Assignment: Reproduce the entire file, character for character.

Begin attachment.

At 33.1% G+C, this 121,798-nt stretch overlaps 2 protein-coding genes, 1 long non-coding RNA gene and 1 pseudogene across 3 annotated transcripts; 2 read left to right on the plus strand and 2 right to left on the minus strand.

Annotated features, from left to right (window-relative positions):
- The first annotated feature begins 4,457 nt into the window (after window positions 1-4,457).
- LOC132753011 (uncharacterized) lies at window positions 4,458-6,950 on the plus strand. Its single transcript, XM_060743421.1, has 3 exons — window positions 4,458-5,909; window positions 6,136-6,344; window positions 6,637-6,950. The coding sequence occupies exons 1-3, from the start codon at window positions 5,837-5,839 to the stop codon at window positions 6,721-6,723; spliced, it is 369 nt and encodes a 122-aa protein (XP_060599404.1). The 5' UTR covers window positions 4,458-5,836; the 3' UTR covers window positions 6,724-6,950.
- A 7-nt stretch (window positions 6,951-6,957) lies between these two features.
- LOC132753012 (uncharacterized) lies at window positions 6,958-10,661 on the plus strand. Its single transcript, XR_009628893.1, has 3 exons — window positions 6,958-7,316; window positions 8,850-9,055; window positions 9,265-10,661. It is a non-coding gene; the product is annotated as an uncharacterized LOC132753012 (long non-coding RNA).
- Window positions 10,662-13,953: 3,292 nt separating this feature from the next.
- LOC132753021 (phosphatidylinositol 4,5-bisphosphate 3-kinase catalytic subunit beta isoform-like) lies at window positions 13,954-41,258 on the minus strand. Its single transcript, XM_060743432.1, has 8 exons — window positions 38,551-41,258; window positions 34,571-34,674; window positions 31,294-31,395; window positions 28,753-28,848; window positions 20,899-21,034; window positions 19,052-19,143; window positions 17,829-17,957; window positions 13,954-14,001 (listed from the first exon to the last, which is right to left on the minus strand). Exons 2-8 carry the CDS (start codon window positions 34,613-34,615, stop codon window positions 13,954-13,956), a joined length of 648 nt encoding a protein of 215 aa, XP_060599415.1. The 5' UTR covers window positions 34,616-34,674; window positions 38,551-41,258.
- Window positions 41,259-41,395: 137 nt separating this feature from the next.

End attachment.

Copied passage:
At 33.1% G+C, this 121,798-nt stretch overlaps 2 protein-coding genes, 1 long non-coding RNA gene and 1 pseudogene across 3 annotated transcripts; 2 read left to right on the plus strand and 2 right to left on the minus strand.

Annotated features, from left to right (window-relative positions):
- The first annotated feature begins 4,457 nt into the window (after window positions 1-4,457).
- LOC132753011 (uncharacterized) lies at window positions 4,458-6,950 on the plus strand. Its single transcript, XM_060743421.1, has 3 exons — window positions 4,458-5,909; window positions 6,136-6,344; window positions 6,637-6,950. The coding sequence occupies exons 1-3, from the start codon at window positions 5,837-5,839 to the stop codon at window positions 6,721-6,723; spliced, it is 369 nt and encodes a 122-aa protein (XP_060599404.1). The 5' UTR covers window positions 4,458-5,836; the 3' UTR covers window positions 6,724-6,950.
- A 7-nt stretch (window positions 6,951-6,957) lies between these two features.
- LOC132753012 (uncharacterized) lies at window positions 6,958-10,661 on the plus strand. Its single transcript, XR_009628893.1, has 3 exons — window positions 6,958-7,316; window positions 8,850-9,055; window positions 9,265-10,661. It is a non-coding gene; the product is annotated as an uncharacterized LOC132753012 (long non-coding RNA).
- Window positions 10,662-13,953: 3,292 nt separating this feature from the next.
- LOC132753021 (phosphatidylinositol 4,5-bisphosphate 3-kinase catalytic subunit beta isoform-like) lies at window positions 13,954-41,258 on the minus strand. Its single transcript, XM_060743432.1, has 8 exons — window positions 38,551-41,258; window positions 34,571-34,674; window positions 31,294-31,395; window positions 28,753-28,848; window positions 20,899-21,034; window positions 19,052-19,143; window positions 17,829-17,957; window positions 13,954-14,001 (listed from the first exon to the last, which is right to left on the minus strand). Exons 2-8 carry the CDS (start codon window positions 34,613-34,615, stop codon window positions 13,954-13,956), a joined length of 648 nt encoding a protein of 215 aa, XP_060599415.1. The 5' UTR covers window positions 34,616-34,674; window positions 38,551-41,258.
- Window positions 41,259-41,395: 137 nt separating this feature from the next.